July Jobs Report: Generally Solid

By at 3 August, 2018, 11:06 am

Employment Population Ratio Highest Level Since January 2009


by Raymond J. Keating-

The July jobs report from the U.S. Bureau of Labor Statistics was generally solid.

The establishment survey pointed to a gain of 157,000 in payrolls. That’s not exactly robust, and down markedly from the gains in the two previous months (+268,000 in May and +248,000 in June).

However, the household survey – which better captures startup and small business activity – pointed to job gains of 389,000 in July. As a result, the employment-population ratio moved up to 60.5 percent, which is the highest level since January 2009.

Of course, there’s still ground to be made up, as the pre-recession employment level topped 63 percent.

Meanwhile, the labor force inched forward by 105,000, leaving the labor force participation rate unchanged from the previous month at 62.9 percent. Again, the U.S. is still not back to pre-recession levels that exceeded 66 percent.

In a sense, the fact that the U.S. economy is not back to the employment and labor force participation levels hit before the last recession means that there is some labor availability to be lured back into the marketplace at least at some skill levels, which would help to alleviate some labor shortages.

Finally, we need to take a look at the latest numbers regarding self-employment, one measure of entrepreneurship in our economy. Unfortunately, in terms of incorporated self-employment, the numbers were down.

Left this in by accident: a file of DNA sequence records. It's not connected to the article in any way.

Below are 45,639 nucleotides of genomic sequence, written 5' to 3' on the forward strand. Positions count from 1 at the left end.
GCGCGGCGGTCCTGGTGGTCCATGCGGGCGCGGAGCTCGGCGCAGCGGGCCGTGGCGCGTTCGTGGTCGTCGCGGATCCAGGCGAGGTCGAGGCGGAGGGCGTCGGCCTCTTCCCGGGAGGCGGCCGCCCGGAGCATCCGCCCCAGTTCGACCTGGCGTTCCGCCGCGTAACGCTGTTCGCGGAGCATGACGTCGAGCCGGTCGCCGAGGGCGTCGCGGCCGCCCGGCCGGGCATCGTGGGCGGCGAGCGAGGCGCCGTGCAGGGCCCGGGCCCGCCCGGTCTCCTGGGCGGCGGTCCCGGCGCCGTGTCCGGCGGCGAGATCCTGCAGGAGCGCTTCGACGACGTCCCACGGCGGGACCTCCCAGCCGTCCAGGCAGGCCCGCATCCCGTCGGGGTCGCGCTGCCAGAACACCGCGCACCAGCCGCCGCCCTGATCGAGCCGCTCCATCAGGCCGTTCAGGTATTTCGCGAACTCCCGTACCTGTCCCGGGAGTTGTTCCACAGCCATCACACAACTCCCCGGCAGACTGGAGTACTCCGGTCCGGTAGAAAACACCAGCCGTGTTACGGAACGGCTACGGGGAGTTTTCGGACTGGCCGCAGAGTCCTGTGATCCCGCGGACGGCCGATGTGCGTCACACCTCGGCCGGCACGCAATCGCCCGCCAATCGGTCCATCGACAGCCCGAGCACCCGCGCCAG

Since these numbers are not seasonally adjusted, we have to compare the data to the same time in previous years. The July level of incorporated self-employed came in at 5.545 million, which was down from 5.752 million last year. That’s now four straight months in which the level was lower than last year. For good measure, the July 2018 level was lower than what prevailed in July 2008.

As for unincorporated self-employment, which is seasonally adjusted, the July level of 9.663 million was up versus June’s 9.464 million, but still down from the levels that prevailed in each of the previous eight months. And we remain well off the recent pre-recession high of 10.86 million registered in December 2006.

So, we have a long way to go in terms of accelerating the growth in entrepreneurship, which is vital to current and future economic, income and job growth. Pro-growth tax and regulatory relief advanced over the last year and a half has served as an excellent start, while misguided  trade measures have worked at cross purposes, generating uncertainty, raising certain costs and reducing opportunity. If we get tax, regulatory and trade policies all pointed in a positive direction, the foundation for entrepreneurial, investment and economic growth will be further solidified.


Raymond J. Keating is chief economist for the Small Business & Entrepreneurship Council.

Keating’s latest book published by SBE Council is titled Unleashing Small Business Through IP:  The Role of Intellectual Property in Driving Entrepreneurship, Innovation and Investment and it is available free on SBE Council’s website here.


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